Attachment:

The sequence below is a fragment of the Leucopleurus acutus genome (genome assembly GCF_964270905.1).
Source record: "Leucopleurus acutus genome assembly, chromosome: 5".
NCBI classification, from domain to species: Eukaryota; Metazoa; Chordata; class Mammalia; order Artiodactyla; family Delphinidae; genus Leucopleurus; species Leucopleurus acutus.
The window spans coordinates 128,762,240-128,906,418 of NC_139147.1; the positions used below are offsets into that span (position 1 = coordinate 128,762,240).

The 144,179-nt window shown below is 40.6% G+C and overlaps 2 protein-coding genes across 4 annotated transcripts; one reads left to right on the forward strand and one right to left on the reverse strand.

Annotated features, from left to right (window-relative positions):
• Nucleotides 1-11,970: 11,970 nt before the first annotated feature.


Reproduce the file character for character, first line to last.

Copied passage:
The sequence below is a fragment of the Leucopleurus acutus genome (genome assembly GCF_964270905.1).
Source record: "Leucopleurus acutus genome assembly, chromosome: 5".
NCBI classification, from domain to species: Eukaryota; Metazoa; Chordata; class Mammalia; order Artiodactyla; family Delphinidae; genus Leucopleurus; species Leucopleurus acutus.
The window spans coordinates 128,762,240-128,906,418 of NC_139147.1; the positions used below are offsets into that span (position 1 = coordinate 128,762,240).

The 144,179-nt window shown below is 40.6% G+C and overlaps 2 protein-coding genes across 4 annotated transcripts; one reads left to right on the forward strand and one right to left on the reverse strand.

Annotated features, from left to right (window-relative positions):
• Nucleotides 1-11,970: 11,970 nt before the first annotated feature.